Residence of a Trust
As a rule, we consider that a trust is resident in Québec or in Canada if the trustee is resident in Québec or in Canada.
However, we may consider that a trust is resident in Québec even if the trustee is not resident in Québec, but it is shown that a large portion of the control and administration of the trust's property is entrusted to a person, other than the trustee, who is resident in Québec.
Where certain legislative provisions apply only if the trust was resident in Canada throughout the year, the trust is deemed to have met this condition if it was resident in Canada immediately before it ceased to exist.
As a rule, a resident trust or a deemed resident trust must file an income tax return for a taxation year.
The term “resident trust” means any trust described under Types of Trusts that is subject to Québec income tax for a given taxation year because it is in one of the following situations:
- It is resident in Québec at the end of the year.
- It is resident in Canada, outside Québec, at the end of the year and it operates a business in Québec during the year.
The following trust types, even if they are resident trusts or deemed resident trusts, are not required to file an income tax return, provided they have no tax liability:
- trusts that have existed for less than three months;
- trusts that hold property with a fair market value of less than $50,000 throughout the taxation year, if the only assets held by the trust over the year are one or more of the following:
- certain government debt securities,
- a share, debt or right listed on a designated stock exchange,
- a share of the capital stock of a mutual fund corporation,
- a share of a mutual fund trust,
- an interest in a related segregated fund trust;
- trusts that are required under professional rules of conduct or the laws of Canada or a province to hold funds for the purpose of carrying on any activity that is regulated under those rules or laws, provided that the trust is not administered as a separate trust in respect of one or more clients (an exception is made for general trust accounts held by an attorney, but not for specific client accounts);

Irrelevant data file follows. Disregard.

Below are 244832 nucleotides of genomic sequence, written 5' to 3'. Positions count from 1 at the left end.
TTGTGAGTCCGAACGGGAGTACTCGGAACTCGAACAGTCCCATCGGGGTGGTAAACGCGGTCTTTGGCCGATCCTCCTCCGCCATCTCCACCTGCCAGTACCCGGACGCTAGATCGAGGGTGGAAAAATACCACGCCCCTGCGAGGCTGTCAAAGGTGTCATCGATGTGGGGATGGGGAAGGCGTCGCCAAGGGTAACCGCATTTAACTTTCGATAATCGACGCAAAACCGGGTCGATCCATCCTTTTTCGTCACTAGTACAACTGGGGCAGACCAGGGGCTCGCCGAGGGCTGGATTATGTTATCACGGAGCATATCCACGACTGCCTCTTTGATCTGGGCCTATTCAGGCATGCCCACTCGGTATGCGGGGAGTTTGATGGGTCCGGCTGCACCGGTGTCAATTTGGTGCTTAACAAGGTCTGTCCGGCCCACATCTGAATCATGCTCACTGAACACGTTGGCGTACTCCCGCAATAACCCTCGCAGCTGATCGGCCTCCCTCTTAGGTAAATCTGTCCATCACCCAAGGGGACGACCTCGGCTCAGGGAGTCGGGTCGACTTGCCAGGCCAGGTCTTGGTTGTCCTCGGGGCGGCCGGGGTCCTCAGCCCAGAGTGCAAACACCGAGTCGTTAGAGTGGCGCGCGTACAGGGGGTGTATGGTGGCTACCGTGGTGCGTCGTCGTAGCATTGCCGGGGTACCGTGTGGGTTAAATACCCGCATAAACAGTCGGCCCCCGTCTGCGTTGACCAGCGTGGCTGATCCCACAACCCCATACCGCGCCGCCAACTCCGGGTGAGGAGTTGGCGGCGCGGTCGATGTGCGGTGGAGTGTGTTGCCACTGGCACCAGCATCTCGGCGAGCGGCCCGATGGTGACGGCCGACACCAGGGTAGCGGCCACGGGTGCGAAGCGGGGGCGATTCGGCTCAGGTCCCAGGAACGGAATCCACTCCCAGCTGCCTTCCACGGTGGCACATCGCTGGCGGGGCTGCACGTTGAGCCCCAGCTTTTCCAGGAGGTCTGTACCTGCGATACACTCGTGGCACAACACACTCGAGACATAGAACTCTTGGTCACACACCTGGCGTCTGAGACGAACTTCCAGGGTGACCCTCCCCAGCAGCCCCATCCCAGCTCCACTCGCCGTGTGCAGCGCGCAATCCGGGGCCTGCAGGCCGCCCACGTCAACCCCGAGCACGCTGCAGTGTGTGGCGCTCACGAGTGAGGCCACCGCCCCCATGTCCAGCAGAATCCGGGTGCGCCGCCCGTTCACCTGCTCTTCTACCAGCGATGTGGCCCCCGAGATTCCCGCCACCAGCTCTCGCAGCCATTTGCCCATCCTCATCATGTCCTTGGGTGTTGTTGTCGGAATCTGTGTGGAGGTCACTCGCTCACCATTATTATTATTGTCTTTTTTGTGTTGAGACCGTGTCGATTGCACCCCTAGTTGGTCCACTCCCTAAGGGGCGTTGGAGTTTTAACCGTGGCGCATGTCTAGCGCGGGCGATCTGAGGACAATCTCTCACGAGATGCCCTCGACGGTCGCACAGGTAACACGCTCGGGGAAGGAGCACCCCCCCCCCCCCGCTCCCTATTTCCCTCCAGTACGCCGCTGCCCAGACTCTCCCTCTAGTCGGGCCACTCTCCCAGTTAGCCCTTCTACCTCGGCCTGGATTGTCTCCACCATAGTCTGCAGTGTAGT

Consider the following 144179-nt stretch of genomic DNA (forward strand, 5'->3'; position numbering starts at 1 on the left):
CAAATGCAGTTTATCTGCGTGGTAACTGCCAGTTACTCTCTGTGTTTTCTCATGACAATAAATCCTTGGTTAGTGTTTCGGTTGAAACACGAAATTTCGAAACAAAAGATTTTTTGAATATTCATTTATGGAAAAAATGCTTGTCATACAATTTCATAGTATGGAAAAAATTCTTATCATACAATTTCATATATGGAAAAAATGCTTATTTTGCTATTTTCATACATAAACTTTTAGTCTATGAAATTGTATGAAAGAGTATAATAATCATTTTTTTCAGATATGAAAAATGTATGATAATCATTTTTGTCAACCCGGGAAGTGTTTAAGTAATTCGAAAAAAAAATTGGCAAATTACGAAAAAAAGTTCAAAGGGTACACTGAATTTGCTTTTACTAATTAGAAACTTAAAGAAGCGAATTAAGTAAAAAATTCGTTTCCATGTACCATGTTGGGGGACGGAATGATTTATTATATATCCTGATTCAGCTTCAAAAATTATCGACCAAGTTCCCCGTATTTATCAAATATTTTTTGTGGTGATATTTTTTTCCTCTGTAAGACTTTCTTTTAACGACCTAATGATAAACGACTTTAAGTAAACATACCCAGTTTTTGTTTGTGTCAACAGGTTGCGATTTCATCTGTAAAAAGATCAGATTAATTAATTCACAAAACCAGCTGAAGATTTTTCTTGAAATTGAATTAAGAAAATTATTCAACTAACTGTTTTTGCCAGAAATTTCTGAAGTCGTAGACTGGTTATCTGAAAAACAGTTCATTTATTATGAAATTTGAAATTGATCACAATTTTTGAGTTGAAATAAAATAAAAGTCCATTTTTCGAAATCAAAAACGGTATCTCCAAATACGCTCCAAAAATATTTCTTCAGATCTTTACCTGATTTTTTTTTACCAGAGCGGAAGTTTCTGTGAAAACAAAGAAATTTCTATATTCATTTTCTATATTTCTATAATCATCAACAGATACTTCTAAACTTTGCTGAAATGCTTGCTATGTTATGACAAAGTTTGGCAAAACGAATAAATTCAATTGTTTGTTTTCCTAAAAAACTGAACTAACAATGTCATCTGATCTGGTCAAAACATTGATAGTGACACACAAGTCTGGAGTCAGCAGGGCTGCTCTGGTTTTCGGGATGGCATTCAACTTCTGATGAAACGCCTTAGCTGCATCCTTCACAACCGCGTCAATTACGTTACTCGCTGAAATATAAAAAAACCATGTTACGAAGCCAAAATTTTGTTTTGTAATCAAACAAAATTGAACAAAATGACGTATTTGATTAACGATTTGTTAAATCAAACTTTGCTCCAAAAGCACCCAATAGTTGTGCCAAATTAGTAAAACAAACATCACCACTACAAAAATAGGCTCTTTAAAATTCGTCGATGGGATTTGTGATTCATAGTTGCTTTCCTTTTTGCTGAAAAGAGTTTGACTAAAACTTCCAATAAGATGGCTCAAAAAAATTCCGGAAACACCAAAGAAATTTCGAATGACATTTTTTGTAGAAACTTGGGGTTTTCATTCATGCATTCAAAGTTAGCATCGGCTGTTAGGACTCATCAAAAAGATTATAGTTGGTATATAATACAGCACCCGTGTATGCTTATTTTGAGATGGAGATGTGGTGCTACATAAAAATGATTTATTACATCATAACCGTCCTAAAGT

- trusts that are registered charities;
- trusts that are non-profit organizations;
- mutual fund trusts;
- segregated fund trusts;
- master trusts;
- graduated rate estates (GREs);
- qualified disability trusts;
- employee life and health trusts;
- certain government funded trusts;
- trusts established under a deferred profit sharing plan (DPSP), pooled registered pension plan (PRPP), registered disability savings plan (RDSP), registered education savings plan (RESP), registered pension plan (RPP), registered retirement income fund (RRIF) or registered retirement savings plan (RRSP), or governed by such plans;
- cemetery care trusts and trusts governed by an eligible funeral arrangement.
- A trust that is, as a rule, exempted from filing an income tax return may have to file one (see Exemption From Filing the Trust Income Tax Return).
- A trust (other than an excluded trust) that is resident in Canada, outside Québec, at the end of a taxation year and that, at some time in the year, was the owner of a specified immovable (or a member of a partnership that owned such an immovable) must file form TP-646.1-V, Trust Information Return.
- For taxation years ending after December 30, 2021, testamentary trusts and successions other than GREs are no longer considered to be excluded trusts and are therefore required to file an information return.
- Even though new requirements respecting certain trusts' obligation to file an income tax return have been announced, Revenu Québec will continue to apply the existing rules. The new requirements will take effect on the same dates to be determined for the federal requirements.